{{ subpage.title }}

The limits of a China-Russia partnership

Whenever China and Russia shake hands, alarm bells ring in Washington. It's an old story given new life by increasingly contentious US relations with both countries and a new round of glad-handing by senior Chinese and Russian officials. What if China and Russia were to form some kind of axis of revisionist powers, Americans (and others) wonder? How dangerous might that be for US interests and for global democracy?

China and Russia have obvious overlapping interests. Start with trade. China is the world's largest importer of oil and natural gas. Russia is the number two exporter of oil and the top for natural gas. It's a natural partnership.

Read Now Show less

What We're Watching: Iran plays hard to get, China gets up in India's grid, Dominicans build a wall

Iran rules out nuclear talks… for now: Iran has reportedly rejected an offer to join direct talks with the US and EU over its nuclear program, saying it won't start the conversation until sanctions on Iran's economy are eased. To be clear, this does NOT mean that prospects for reviving the Iran nuclear deal are dead. Europeans and the Biden administration want a return to the 2015 nuclear agreement, and Iran certainly needs the economic boost that would come from a removal of sanctions. But Tehran is going to try to maximize its leverage before any talks begin, especially since this is a sensitive election year in in the country. Iran's leaders are going to play hard to get for a while longer before edging their way back to the bargaining table. Still, it's high stakes diplomacy here between parties that have almost no mutual trust — and one misstep could throw things off track quickly.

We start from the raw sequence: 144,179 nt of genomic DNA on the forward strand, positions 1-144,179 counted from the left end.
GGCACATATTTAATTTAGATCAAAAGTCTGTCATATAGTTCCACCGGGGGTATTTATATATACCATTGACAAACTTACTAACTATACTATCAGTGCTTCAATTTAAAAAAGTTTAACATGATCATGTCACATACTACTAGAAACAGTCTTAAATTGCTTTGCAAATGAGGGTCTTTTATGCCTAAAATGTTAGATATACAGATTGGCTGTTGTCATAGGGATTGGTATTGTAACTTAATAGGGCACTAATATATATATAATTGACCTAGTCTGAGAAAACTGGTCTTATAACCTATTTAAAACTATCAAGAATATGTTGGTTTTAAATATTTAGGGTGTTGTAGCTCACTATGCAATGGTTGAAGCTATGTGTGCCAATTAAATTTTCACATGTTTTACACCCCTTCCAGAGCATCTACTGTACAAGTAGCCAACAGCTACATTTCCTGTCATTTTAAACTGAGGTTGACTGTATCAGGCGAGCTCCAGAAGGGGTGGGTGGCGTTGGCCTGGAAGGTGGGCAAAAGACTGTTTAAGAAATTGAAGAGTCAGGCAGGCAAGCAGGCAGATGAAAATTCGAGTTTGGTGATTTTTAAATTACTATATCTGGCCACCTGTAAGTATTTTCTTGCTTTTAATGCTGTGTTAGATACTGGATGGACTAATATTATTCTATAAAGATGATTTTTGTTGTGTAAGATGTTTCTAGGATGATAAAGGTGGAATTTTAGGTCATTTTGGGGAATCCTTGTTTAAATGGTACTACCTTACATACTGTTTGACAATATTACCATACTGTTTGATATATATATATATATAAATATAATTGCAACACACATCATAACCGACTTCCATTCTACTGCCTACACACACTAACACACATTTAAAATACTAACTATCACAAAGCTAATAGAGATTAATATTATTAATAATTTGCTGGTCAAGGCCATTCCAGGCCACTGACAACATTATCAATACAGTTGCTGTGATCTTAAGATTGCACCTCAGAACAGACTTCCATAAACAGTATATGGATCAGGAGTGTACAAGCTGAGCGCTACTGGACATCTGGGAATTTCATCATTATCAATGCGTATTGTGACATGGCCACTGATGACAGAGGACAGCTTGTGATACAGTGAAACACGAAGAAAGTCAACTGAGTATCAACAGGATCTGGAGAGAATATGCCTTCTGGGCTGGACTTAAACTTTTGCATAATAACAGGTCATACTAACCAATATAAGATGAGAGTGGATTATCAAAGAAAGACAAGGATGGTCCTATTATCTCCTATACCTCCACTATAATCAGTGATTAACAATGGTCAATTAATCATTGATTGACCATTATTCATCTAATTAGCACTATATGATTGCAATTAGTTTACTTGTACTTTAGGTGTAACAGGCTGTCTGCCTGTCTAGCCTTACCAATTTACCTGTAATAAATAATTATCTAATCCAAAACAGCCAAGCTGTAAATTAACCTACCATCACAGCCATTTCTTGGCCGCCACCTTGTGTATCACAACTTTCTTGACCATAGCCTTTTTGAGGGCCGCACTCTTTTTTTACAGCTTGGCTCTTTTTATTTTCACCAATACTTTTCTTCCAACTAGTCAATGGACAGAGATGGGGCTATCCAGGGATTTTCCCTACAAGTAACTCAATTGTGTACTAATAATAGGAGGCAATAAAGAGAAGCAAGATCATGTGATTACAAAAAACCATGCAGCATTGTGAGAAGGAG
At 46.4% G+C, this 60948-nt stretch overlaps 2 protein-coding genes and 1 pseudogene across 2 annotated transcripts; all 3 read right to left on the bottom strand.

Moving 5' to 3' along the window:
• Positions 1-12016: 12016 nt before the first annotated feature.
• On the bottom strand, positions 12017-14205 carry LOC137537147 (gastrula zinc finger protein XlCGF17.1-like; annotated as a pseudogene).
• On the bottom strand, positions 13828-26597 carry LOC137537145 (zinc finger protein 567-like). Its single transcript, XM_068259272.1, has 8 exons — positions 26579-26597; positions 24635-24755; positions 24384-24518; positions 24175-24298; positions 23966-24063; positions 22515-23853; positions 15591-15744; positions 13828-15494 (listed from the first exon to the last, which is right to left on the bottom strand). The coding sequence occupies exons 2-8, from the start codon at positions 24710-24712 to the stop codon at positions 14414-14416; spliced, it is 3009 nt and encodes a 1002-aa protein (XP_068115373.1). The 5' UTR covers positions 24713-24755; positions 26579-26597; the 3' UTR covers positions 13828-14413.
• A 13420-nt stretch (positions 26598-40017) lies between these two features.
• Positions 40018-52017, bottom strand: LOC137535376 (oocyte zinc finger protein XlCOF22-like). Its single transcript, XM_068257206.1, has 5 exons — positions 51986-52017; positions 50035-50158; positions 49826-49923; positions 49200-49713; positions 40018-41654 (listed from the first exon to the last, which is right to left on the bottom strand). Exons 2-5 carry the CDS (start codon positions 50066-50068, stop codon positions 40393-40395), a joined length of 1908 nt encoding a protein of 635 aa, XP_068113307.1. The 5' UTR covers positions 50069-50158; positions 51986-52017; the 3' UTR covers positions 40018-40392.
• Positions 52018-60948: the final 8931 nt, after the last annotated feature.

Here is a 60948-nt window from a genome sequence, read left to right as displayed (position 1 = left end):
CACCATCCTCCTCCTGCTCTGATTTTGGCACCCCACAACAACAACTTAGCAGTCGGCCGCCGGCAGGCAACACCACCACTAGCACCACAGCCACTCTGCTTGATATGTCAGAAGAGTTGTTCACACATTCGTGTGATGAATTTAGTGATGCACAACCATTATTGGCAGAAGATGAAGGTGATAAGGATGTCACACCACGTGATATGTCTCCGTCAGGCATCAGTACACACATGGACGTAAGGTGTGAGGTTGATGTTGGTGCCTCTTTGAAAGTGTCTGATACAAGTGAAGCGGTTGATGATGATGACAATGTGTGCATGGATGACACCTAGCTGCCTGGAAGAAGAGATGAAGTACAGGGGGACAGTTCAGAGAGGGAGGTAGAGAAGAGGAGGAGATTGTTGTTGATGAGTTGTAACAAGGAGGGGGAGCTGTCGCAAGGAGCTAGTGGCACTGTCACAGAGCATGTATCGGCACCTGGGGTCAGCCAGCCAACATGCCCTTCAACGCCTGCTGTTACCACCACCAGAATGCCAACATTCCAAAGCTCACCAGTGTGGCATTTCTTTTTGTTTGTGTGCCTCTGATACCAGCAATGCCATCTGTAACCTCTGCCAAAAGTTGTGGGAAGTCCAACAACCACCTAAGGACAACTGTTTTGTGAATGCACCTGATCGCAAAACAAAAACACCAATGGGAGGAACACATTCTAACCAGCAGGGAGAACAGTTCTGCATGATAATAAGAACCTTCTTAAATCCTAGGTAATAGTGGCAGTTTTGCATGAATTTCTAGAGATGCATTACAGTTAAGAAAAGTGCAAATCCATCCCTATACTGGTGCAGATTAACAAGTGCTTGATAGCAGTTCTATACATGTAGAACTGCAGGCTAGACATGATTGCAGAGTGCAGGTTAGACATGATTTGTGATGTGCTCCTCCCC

Read Now Show less

What We're Watching: Qatar-Saudi embrace, Jack Ma's whereabouts, Egyptian incompetence

Qatar blockade lifted: A bitter dispute between Gulf rivals Saudi Arabia and Qatar has begun to ease after Qatar's Emir Sheikh Tamim bin Hamad al-Thani flew to Saudi Arabia for the Gulf Cooperation Council summit and was warmly embraced by Saudi Crown Prince Mohammed bin Salman, known as MBS. The immediate cause of the détente was Riyadh's decision to lift a years-long land and air blockade that significantly disrupted Qatar's economic activity and led to a bitter standoff in the Gulf. (The Saudis, along with Egypt, Bahrain, and the UAE launched a joint blockade against Qatar in 2017, citing its support for the Muslim Brotherhood, and regional foes Iran and Turkey.) It's unclear what concessions Qatar made in exchange for beginning the normalization process, though President Trump's son-in-law Jared Kushner, a close friend of MBS, has been lobbying for the move for some time. Qatar has long denied claims that it supports Islamic extremist groups and rebuffed demands like terminating Turkey's military presence within its borders. As for the timing for the rapprochement, it could reflect a feeling that increased GCC cooperation is needed as the incoming Biden administration in the US is expected to promptly re-engage in talks with Iran.

Read Now Show less

Australia’s tricky China problem

"China is angry. If you make China the enemy, China will be the enemy." This was the message recently conveyed by a Chinese government official on the intensifying row with its Asia-Pacific neighbor, Australia.